Any case can be referred to mediation at any stage of the proceedings from the initial hearing up to and including the establishment of a permanent plan including termination of parental rights. No cases are excluded in principle from the mediation process. Mediation is based on a very simple premise: a confidential discussion among the parties may lead to positive results.
“It can’t do any harm to talk about the case, and it may produce some positive results.”
In practice, however, the social workers, professionals or courts do not refer all cases to mediation—only those where difficult issues have been identified and the case may end up in trial.
We practices confidential mediation. Except for the reporting of new allegations of child abuse or neglect, all communications in the mediation session are confidential and inadmissible in any subsequent court proceedings. Mediators conduct each mediation. The mediators explain to all parties the mediation process and its goal, which is to come up with a plan that all the parties, attorneys, social worker, agree on ensuring the child is safe. In this sense, the mediation process is goal oriented and not a process seeking agreement for its own sake.
If the child can make an informed choice, he or she has the right to participate in the mediation process. Otherwise, the attorney–guardian ad litem appears on the child’s behalf. The mediation process is also safe and fair for all participants. Several years ago, We met with leaders from the domestic violence advocacy community to discuss protocols and procedures that would enable victims of domestic violence or intimidation to participate in mediation safely. Local protocols were developed and have now been used for more than 10 years. Child welfare mediation operates in a manner consistent with the legislation and guidelines.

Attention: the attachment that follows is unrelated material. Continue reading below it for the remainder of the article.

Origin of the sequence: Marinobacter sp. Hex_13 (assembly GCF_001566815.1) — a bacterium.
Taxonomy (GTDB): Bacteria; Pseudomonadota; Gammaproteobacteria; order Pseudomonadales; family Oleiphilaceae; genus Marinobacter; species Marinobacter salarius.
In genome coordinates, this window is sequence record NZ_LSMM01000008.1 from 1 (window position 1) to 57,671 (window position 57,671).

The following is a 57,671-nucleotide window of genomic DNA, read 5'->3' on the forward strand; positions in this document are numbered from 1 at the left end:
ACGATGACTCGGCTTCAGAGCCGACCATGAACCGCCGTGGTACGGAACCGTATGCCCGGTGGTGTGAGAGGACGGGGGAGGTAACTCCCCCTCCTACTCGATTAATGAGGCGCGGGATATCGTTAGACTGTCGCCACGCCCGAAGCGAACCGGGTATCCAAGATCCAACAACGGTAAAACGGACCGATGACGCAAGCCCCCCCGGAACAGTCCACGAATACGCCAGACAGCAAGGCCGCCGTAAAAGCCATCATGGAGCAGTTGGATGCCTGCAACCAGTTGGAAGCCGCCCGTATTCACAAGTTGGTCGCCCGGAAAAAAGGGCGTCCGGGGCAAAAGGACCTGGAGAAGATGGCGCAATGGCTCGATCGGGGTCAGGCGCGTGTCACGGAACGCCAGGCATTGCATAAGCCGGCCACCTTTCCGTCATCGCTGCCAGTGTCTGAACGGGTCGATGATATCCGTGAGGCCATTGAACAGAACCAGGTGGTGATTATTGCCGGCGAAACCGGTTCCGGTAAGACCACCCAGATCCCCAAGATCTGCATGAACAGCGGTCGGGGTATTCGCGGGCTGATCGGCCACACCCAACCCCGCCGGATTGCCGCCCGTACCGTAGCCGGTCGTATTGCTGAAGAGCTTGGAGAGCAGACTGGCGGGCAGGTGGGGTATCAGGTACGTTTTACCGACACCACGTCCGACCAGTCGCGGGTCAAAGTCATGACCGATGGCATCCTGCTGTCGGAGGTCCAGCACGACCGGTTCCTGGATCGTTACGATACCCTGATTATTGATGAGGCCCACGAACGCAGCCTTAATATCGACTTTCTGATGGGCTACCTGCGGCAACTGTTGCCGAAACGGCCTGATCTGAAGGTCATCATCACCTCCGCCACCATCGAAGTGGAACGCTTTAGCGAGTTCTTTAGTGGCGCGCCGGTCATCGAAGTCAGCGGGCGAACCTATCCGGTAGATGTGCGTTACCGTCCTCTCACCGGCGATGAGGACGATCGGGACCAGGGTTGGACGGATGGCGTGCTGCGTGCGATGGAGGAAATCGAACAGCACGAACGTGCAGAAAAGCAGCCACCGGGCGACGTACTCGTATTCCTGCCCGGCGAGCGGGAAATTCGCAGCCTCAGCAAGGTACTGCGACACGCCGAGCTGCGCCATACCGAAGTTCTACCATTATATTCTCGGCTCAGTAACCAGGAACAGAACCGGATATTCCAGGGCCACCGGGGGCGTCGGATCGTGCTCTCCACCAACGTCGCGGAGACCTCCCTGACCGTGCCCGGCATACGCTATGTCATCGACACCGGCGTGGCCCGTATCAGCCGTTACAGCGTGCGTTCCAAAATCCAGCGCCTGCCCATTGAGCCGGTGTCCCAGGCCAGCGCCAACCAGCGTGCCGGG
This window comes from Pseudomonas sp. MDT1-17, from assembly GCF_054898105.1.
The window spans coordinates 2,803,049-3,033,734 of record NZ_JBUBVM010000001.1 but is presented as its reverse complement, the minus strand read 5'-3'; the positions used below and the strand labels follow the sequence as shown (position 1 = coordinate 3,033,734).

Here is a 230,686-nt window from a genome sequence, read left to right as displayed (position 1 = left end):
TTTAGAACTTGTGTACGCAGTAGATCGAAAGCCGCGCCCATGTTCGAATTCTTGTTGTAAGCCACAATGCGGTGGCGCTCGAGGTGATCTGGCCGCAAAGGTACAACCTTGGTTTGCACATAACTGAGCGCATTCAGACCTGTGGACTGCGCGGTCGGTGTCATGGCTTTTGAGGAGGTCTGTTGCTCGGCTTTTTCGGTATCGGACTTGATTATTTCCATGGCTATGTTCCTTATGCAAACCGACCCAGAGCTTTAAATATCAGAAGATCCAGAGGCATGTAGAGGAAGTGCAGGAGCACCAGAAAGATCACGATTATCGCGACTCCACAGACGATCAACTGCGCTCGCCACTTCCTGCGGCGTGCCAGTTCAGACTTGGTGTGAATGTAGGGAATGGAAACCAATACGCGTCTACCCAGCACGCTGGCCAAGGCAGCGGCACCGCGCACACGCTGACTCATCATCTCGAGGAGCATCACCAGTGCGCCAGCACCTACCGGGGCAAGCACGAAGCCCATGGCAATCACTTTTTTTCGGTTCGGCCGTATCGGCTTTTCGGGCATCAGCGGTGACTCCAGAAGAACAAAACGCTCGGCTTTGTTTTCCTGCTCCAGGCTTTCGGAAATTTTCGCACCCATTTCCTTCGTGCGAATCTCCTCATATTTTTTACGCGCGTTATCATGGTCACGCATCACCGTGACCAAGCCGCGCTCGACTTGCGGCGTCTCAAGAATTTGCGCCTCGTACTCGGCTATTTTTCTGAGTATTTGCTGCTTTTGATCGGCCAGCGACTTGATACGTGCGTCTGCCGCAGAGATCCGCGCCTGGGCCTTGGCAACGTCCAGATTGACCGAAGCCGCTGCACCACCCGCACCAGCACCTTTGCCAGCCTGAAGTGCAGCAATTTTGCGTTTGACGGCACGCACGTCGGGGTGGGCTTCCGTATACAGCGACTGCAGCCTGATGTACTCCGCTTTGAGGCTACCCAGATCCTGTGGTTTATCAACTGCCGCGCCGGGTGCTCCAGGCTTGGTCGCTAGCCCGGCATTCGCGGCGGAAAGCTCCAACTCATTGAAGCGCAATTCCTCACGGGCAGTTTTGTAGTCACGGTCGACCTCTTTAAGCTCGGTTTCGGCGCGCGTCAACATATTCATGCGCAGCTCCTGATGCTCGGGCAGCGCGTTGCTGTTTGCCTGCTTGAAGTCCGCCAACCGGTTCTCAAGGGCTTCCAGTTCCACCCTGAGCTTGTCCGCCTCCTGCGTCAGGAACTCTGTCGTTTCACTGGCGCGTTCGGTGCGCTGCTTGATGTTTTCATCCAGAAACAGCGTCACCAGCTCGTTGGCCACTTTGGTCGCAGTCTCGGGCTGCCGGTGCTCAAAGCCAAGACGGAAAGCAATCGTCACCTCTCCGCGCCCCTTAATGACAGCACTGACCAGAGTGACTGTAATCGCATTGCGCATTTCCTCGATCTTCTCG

The mediation process consists of four stages: (1) orientation to the process, (2) issue development, (3) problem solving, and (4) agreement/disagreement and closure. Although the mediators expect to hear out each participant fully, when solutions and agreements are being addressed, they consistently ask each party whether the agreement will serve the best interest of the children involved.
There are several different models of mediation across the country. The key elements that distinguish these models are the participants in the process, the types of cases that qualify for mediation, the aspects of the mediation process that may be disclosed to non-participants, the ability of mediators to make recommendations to the juvenile court, the number of participating mediators, and the mediators’ degree of neutrality, including their ability to set goals for the participants. Other factors affecting the quality of a particular mediation program include the mediators’ training and experience, the length of each mediation session, the number of sessions before the case returns to court, local practice protocols that ensure a fair and safe mediation process (particularly for participants involved in domestic violence), the required participants, and the time parties must wait before participating in mediation.